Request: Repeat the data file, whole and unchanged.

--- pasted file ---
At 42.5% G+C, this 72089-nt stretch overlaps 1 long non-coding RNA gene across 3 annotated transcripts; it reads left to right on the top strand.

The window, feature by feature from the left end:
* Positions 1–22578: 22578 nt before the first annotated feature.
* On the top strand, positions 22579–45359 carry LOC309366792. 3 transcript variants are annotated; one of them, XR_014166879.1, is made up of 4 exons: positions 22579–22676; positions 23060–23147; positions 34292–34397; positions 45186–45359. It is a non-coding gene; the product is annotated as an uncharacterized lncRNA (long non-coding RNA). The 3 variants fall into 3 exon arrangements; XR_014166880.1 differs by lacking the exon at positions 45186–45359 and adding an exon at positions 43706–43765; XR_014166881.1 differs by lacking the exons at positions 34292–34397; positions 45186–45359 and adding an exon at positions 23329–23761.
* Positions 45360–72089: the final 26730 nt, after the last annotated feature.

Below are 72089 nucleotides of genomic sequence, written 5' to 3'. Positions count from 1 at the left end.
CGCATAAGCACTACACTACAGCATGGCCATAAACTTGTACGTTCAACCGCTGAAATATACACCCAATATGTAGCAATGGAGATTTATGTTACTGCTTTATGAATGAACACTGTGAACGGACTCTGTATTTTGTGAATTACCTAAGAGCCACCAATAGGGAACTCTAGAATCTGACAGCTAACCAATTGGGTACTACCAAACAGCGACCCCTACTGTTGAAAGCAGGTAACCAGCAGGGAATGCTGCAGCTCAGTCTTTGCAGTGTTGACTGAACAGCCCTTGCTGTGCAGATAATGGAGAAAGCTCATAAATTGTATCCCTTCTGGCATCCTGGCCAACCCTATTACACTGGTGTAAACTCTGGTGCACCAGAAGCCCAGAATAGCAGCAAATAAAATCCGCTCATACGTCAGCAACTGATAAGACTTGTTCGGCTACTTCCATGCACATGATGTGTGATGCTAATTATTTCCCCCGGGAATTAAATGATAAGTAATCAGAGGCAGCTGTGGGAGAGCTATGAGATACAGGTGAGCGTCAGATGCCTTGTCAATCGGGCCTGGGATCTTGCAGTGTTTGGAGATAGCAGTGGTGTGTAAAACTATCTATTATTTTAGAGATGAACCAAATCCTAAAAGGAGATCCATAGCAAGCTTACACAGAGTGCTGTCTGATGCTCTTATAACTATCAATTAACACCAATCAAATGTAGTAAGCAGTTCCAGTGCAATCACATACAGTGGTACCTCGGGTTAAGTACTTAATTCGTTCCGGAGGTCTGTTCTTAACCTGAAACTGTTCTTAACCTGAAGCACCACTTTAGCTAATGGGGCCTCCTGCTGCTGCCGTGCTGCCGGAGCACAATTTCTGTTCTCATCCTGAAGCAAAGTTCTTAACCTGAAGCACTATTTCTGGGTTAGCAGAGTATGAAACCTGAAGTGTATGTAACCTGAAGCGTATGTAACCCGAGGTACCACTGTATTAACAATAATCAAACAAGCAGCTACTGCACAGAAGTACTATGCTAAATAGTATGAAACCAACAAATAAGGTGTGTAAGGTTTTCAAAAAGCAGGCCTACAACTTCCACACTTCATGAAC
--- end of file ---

At 42.5% G+C, this 72089-nt stretch overlaps 1 long non-coding RNA gene across 3 annotated transcripts; it reads left to right on the top strand.

The window, feature by feature from the left end:
* Positions 1–22578: 22578 nt before the first annotated feature.
* On the top strand, positions 22579–45359 carry LOC309366792. 3 transcript variants are annotated; one of them, XR_014166879.1, is made up of 4 exons: positions 22579–22676; positions 23060–23147; positions 34292–34397; positions 45186–45359. It is a non-coding gene; the product is annotated as an uncharacterized lncRNA (long non-coding RNA). The 3 variants fall into 3 exon arrangements; XR_014166880.1 differs by lacking the exon at positions 45186–45359 and adding an exon at positions 43706–43765; XR_014166881.1 differs by lacking the exons at positions 34292–34397; positions 45186–45359 and adding an exon at positions 23329–23761.
* Positions 45360–72089: the final 26730 nt, after the last annotated feature.

Below are 72089 nucleotides of genomic sequence, written 5' to 3'. Positions count from 1 at the left end.
CGCATAAGCACTACACTACAGCATGGCCATAAACTTGTACGTTCAACCGCTGAAATATACACCCAATATGTAGCAATGGAGATTTATGTTACTGCTTTATGAATGAACACTGTGAACGGACTCTGTATTTTGTGAATTACCTAAGAGCCACCAATAGGGAACTCTAGAATCTGACAGCTAACCAATTGGGTACTACCAAACAGCGACCCCTACTGTTGAAAGCAGGTAACCAGCAGGGAATGCTGCAGCTCAGTCTTTGCAGTGTTGACTGAACAGCCCTTGCTGTGCAGATAATGGAGAAAGCTCATAAATTGTATCCCTTCTGGCATCCTGGCCAACCCTATTACACTGGTGTAAACTCTGGTGCACCAGAAGCCCAGAATAGCAGCAAATAAAATCCGCTCATACGTCAGCAACTGATAAGACTTGTTCGGCTACTTCCATGCACATGATGTGTGATGCTAATTATTTCCCCCGGGAATTAAATGATAAGTAATCAGAGGCAGCTGTGGGAGAGCTATGAGATACAGGTGAGCGTCAGATGCCTTGTCAATCGGGCCTGGGATCTTGCAGTGTTTGGAGATAGCAGTGGTGTGTAAAACTATCTATTATTTTAGAGATGAACCAAATCCTAAAAGGAGATCCATAGCAAGCTTACACAGAGTGCTGTCTGATGCTCTTATAACTATCAATTAACACCAATCAAATGTAGTAAGCAGTTCCAGTGCAATCACATACAGTGGTACCTCGGGTTAAGTACTTAATTCGTTCCGGAGGTCTGTTCTTAACCTGAAACTGTTCTTAACCTGAAGCACCACTTTAGCTAATGGGGCCTCCTGCTGCTGCCGTGCTGCCGGAGCACAATTTCTGTTCTCATCCTGAAGCAAAGTTCTTAACCTGAAGCACTATTTCTGGGTTAGCAGAGTATGAAACCTGAAGTGTATGTAACCTGAAGCGTATGTAACCCGAGGTACCACTGTATTAACAATAATCAAACAAGCAGCTACTGCACAGAAGTACTATGCTAAATAGTATGAAACCAACAAATAAGGTGTGTAAGGTTTTCAAAAAGCAGGCCTACAACTTCCACACTTCATGAAC